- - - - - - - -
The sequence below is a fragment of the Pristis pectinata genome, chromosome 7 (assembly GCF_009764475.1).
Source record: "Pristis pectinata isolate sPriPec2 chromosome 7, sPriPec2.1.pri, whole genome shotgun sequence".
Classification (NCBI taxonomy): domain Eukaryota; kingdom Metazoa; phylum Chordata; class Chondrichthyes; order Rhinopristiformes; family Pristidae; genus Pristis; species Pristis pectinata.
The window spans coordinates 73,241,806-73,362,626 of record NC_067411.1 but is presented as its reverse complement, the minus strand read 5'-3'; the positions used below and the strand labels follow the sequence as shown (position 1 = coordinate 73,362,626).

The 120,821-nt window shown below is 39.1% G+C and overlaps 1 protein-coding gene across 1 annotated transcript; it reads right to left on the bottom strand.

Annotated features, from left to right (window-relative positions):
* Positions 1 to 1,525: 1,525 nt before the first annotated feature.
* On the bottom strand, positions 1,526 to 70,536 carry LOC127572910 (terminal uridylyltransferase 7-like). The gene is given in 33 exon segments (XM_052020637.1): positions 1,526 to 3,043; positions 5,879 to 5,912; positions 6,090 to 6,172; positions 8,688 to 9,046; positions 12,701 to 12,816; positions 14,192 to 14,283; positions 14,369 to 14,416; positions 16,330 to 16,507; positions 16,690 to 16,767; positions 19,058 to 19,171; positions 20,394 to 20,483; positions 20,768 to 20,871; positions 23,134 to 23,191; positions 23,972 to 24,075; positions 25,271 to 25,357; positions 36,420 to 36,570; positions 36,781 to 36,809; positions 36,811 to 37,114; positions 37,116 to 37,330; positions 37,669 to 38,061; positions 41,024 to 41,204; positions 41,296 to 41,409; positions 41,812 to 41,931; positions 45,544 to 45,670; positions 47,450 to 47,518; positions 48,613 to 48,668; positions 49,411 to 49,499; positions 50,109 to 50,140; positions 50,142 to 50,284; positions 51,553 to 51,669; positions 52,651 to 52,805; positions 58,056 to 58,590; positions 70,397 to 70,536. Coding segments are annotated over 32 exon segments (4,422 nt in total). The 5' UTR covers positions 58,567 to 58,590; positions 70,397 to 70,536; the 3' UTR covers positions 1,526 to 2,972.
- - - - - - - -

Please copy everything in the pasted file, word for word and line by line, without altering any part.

The sequence below is a fragment of the Pristis pectinata genome, chromosome 7 (assembly GCF_009764475.1).
Source record: "Pristis pectinata isolate sPriPec2 chromosome 7, sPriPec2.1.pri, whole genome shotgun sequence".
Classification (NCBI taxonomy): domain Eukaryota; kingdom Metazoa; phylum Chordata; class Chondrichthyes; order Rhinopristiformes; family Pristidae; genus Pristis; species Pristis pectinata.
The window spans coordinates 73,241,806-73,362,626 of record NC_067411.1 but is presented as its reverse complement, the minus strand read 5'-3'; the positions used below and the strand labels follow the sequence as shown (position 1 = coordinate 73,362,626).

The 120,821-nt window shown below is 39.1% G+C and overlaps 1 protein-coding gene across 1 annotated transcript; it reads right to left on the bottom strand.

Annotated features, from left to right (window-relative positions):
* Positions 1 to 1,525: 1,525 nt before the first annotated feature.
* On the bottom strand, positions 1,526 to 70,536 carry LOC127572910 (terminal uridylyltransferase 7-like). The gene is given in 33 exon segments (XM_052020637.1): positions 1,526 to 3,043; positions 5,879 to 5,912; positions 6,090 to 6,172; positions 8,688 to 9,046; positions 12,701 to 12,816; positions 14,192 to 14,283; positions 14,369 to 14,416; positions 16,330 to 16,507; positions 16,690 to 16,767; positions 19,058 to 19,171; positions 20,394 to 20,483; positions 20,768 to 20,871; positions 23,134 to 23,191; positions 23,972 to 24,075; positions 25,271 to 25,357; positions 36,420 to 36,570; positions 36,781 to 36,809; positions 36,811 to 37,114; positions 37,116 to 37,330; positions 37,669 to 38,061; positions 41,024 to 41,204; positions 41,296 to 41,409; positions 41,812 to 41,931; positions 45,544 to 45,670; positions 47,450 to 47,518; positions 48,613 to 48,668; positions 49,411 to 49,499; positions 50,109 to 50,140; positions 50,142 to 50,284; positions 51,553 to 51,669; positions 52,651 to 52,805; positions 58,056 to 58,590; positions 70,397 to 70,536. Coding segments are annotated over 32 exon segments (4,422 nt in total). The 5' UTR covers positions 58,567 to 58,590; positions 70,397 to 70,536; the 3' UTR covers positions 1,526 to 2,972.